People who are trying to improve their mental health often think about things like making it to therapy sessions and trying to make progress. While those are very good intentions, you’re likely forgetting one of the biggest helpers for recovery and maintenance: rest.
Anyone who’s going through recovery needs to ensure they’re getting the rest they need. Without the proper rest, your mental health will start to suffer. This can cause you to relapse and may lead to you having significant issues.
How Much Sleep Does the Average Adult Need?
The average adult who is 18 to 60 years old requires at least 7 hours of sleep per night. The actual amount you need may vary, so you’ll have to determine what works the best for your needs. As you age, your sleep needs and patterns will change, but it’s still important that you get quality sleep.
Sleeping for short spurts isn’t going to provide you with the quality of sleep that’s beneficial. There are two types of sleep: REM and non-REM. Approximately 20% of your sleep is REM sleep, which is when the eyes move rapidly and you have intense dreams.
The remainder of the sleep is non-REM sleep. This has four stages.
1. Light dozing, but not refreshing
2. Middle-intensity sleep that’s refreshing
3 and 4. Slow-wave sleeping that’s very refreshing
What Might Impact the Ability to Sleep?
There are many factors that can impact a person’s ability to sleep, including more than 70 types of sleep disorders. Some individuals suffer from insomnia. Certain mental health conditions, such as bipolar disorder, anxiety, depression or schizophrenia, can also cause changes in sleep patterns. When a person feels up, they might also feel they don’t need as much sleep. When they begin to feel low, they may need to sleep more.
Some lifestyle factors also affect a person’s ability to sleep. These include factors like:
- Having unusual sleep patterns
- Spending time in bed doing things other than sleeping
- Taking a cell phone to bed
- Drinking caffeine or alcohol
- Eating large meals before bed
- Consuming cigarettes
- Exercising too close to bed
How Does Lack of Sleep Impact Adults?
Not getting enough sleep can have a profound impact on your mental health. The average person moves through the sleep cycle every 90 minutes. When you’re in non-REM sleep, your body can relax. Your muscles relax, your body temperature goes down, your breathing slows, and your heart rate decreases. This is a time when your immune system can strengthen.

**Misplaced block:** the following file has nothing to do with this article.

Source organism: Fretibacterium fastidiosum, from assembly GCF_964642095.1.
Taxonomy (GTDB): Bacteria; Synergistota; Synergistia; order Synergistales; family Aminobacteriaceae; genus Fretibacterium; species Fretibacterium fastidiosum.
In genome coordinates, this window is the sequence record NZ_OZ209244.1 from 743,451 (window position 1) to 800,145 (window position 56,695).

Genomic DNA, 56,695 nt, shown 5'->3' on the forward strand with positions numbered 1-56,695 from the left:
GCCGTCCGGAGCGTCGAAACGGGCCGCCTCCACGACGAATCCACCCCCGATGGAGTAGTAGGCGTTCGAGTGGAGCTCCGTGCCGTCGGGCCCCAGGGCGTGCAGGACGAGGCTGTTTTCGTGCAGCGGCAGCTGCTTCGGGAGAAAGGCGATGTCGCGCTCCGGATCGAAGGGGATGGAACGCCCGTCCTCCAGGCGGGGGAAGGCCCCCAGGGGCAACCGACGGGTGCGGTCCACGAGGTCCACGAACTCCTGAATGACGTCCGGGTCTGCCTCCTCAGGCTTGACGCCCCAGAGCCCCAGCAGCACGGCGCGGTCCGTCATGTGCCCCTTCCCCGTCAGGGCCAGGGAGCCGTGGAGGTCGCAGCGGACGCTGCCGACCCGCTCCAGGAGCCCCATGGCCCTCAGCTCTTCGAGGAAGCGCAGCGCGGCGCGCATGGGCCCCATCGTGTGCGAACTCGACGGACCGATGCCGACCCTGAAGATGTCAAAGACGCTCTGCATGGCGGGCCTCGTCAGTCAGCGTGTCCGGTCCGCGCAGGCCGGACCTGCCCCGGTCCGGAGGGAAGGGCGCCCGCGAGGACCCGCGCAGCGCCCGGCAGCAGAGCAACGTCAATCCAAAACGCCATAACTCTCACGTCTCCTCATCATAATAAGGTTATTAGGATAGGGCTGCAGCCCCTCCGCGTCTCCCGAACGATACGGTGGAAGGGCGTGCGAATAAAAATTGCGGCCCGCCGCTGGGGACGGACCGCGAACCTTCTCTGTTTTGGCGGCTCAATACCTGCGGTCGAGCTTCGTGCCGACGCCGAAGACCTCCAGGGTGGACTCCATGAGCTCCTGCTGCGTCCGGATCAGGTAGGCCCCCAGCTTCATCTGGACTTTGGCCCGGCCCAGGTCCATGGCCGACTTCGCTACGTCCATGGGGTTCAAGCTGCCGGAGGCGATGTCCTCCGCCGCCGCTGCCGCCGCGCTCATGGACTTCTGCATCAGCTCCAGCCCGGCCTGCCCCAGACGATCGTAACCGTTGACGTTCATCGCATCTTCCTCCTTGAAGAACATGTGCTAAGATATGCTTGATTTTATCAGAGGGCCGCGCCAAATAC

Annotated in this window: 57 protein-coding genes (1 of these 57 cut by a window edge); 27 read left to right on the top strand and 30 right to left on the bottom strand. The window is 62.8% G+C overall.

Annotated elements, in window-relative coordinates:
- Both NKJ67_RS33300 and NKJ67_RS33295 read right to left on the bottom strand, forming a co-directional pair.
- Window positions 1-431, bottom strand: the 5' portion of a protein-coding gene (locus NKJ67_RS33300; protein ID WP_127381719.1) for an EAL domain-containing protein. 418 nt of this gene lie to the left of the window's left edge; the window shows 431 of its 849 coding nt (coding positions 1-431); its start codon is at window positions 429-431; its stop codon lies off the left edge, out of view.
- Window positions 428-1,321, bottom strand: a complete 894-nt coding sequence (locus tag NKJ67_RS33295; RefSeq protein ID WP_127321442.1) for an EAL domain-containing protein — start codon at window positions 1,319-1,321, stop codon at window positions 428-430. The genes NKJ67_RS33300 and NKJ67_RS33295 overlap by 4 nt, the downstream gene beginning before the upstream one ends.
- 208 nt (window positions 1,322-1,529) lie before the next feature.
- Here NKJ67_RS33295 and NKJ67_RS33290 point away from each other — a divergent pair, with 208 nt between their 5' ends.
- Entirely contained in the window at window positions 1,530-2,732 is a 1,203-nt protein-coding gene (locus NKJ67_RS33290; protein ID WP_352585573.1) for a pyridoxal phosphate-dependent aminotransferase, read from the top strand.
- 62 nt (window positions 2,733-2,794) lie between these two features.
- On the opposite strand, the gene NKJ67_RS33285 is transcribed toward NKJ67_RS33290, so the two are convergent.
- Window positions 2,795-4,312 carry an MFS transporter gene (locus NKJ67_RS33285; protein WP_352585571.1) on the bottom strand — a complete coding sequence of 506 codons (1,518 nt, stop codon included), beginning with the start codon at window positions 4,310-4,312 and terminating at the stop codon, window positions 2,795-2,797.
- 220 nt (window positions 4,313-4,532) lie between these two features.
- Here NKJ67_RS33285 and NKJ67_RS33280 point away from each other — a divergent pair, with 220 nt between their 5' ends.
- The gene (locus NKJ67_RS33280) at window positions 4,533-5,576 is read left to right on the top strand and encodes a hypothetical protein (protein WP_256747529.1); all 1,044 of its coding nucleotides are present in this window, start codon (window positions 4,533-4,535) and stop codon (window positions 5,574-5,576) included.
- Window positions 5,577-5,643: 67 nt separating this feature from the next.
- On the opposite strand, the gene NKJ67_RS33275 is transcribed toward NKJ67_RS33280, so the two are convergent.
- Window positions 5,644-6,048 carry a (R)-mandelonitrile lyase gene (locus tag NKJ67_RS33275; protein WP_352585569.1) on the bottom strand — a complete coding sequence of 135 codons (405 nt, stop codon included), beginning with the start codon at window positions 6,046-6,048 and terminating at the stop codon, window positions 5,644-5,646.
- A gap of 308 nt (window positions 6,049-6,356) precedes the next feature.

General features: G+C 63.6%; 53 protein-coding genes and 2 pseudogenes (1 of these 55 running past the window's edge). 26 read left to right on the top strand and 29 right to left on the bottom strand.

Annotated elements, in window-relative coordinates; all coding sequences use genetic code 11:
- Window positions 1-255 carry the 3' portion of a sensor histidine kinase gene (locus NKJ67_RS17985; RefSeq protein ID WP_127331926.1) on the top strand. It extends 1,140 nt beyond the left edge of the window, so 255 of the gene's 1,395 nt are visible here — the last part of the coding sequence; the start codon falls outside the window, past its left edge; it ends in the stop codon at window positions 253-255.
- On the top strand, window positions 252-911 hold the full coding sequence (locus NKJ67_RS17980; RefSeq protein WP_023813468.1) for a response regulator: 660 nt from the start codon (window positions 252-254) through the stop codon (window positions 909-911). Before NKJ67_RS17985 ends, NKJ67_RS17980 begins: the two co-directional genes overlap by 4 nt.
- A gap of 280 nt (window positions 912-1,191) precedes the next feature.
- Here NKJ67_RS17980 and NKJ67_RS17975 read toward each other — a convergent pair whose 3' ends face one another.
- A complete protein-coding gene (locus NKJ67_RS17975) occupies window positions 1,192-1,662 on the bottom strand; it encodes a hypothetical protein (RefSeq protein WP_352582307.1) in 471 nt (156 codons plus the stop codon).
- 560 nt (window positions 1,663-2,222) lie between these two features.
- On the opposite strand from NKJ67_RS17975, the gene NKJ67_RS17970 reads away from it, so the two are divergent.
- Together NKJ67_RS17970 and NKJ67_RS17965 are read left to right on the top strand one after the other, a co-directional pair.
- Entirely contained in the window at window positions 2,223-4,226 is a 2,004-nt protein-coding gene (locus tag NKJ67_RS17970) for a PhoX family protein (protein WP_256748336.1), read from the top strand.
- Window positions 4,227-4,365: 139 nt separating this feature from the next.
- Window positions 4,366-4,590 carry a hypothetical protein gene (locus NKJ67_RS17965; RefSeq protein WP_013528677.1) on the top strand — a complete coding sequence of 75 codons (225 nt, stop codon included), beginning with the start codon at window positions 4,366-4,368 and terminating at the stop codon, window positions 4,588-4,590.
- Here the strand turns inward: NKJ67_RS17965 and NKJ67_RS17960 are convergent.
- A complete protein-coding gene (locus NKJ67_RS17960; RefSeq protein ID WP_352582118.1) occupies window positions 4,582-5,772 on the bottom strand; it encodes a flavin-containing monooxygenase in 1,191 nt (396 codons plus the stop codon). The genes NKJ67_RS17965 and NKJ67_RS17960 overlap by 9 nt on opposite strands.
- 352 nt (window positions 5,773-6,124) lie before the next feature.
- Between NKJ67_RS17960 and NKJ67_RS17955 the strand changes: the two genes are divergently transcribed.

During REM sleep, you will dream. This has a positive impact on your mental and emotional health.
When you don’t get the right amount of sleep, the level of stress hormone in your brain is affected. This can cause a negative impact on your mental health. The neurotransmitters in your brain are also impacted, which can negatively affect your emotional health.
This creates a harsh cycle that’s hard to break unless you take control of your sleep patterns. The lack of sleep can make mental health conditions worse, and the worsening mental health conditions can make it harder to sleep.
When your mental health is taking a hit because of a lack of sleep, you might become more irritable and emotional. This can compound the difficulties you’re having because you know you shouldn’t feel that way.
How Can You Improve Your Sleep?
One of the best things you can do to improve your sleep is set up a sleep pattern. Try to go to bed and wake up at the same time. If you can’t stay asleep or fall asleep, get up and do something relaxing before trying to sleep again.
Trying to avoid stimulating activity before bed may also help. While you still need to do physical activity, you should avoid doing exercise at least three hours before bedtime.
Try to leave enough time between your final meal and bedtime for the food can digest properly. If possible, avoid foods that can cause indigestion, because the painful burning and pressure can make it hard to sleep.
Because alcohol, nicotine and caffeine can have a negative effect on sleep, you should avoid them for at least four hours before bed. It’s true that alcohol can make you sleepy, but it will cause a diminished quality of sleep.
You also need to work on improving your mental health. This includes going to your therapy appointments, taking your medicine and going through the activities that your mental health team assigned to you. It might also help for you to have a support team that you can count on to help you through tough times.
What Can You Do If Sleep Becomes an Issue?
Some people who are in recovery find that writing down their feelings in journals helps them sleep. This is often beneficial if the lack of sleep is caused by worries or anxiety. Having a journal can also help you when you talk to the therapist because you can bring it with you to appointments so you don’t forget anything you needed to discuss.
It’s also possible that sleep issues signal a need to increase the intensity of your therapy. This could mean you have to go to more appointments or meetings. For some, going into an inpatient setting is beneficial so that all aspects of their mental health and emotional well-being can be worked with at once.
If you find your sleep is suffering and your mental health is going downhill, reach out to FHE Health for help. You aren’t alone in your struggles, so you don’t have to try to do everything by yourself. Our counselors are ready to talk to you and help you discover the options you have to start or continue on your path toward recovery. We’re available at (844) 299-0618 around the clock, 365 days per year. You just have to make the call.